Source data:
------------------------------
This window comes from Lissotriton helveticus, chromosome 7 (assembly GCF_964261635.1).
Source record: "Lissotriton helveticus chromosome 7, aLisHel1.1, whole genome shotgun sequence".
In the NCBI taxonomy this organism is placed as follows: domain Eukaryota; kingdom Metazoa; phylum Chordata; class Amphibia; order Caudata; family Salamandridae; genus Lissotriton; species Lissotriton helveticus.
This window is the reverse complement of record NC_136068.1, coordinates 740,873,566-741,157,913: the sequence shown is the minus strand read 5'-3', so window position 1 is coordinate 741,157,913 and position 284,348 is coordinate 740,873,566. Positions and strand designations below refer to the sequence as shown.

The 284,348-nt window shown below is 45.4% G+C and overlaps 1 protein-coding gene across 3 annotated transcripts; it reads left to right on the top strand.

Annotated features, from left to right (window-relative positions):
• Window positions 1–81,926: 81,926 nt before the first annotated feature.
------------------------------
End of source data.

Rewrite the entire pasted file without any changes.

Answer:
This window comes from Lissotriton helveticus, chromosome 7 (assembly GCF_964261635.1).
Source record: "Lissotriton helveticus chromosome 7, aLisHel1.1, whole genome shotgun sequence".
In the NCBI taxonomy this organism is placed as follows: domain Eukaryota; kingdom Metazoa; phylum Chordata; class Amphibia; order Caudata; family Salamandridae; genus Lissotriton; species Lissotriton helveticus.
This window is the reverse complement of record NC_136068.1, coordinates 740,873,566-741,157,913: the sequence shown is the minus strand read 5'-3', so window position 1 is coordinate 741,157,913 and position 284,348 is coordinate 740,873,566. Positions and strand designations below refer to the sequence as shown.

The 284,348-nt window shown below is 45.4% G+C and overlaps 1 protein-coding gene across 3 annotated transcripts; it reads left to right on the top strand.

Annotated features, from left to right (window-relative positions):
• Window positions 1–81,926: 81,926 nt before the first annotated feature.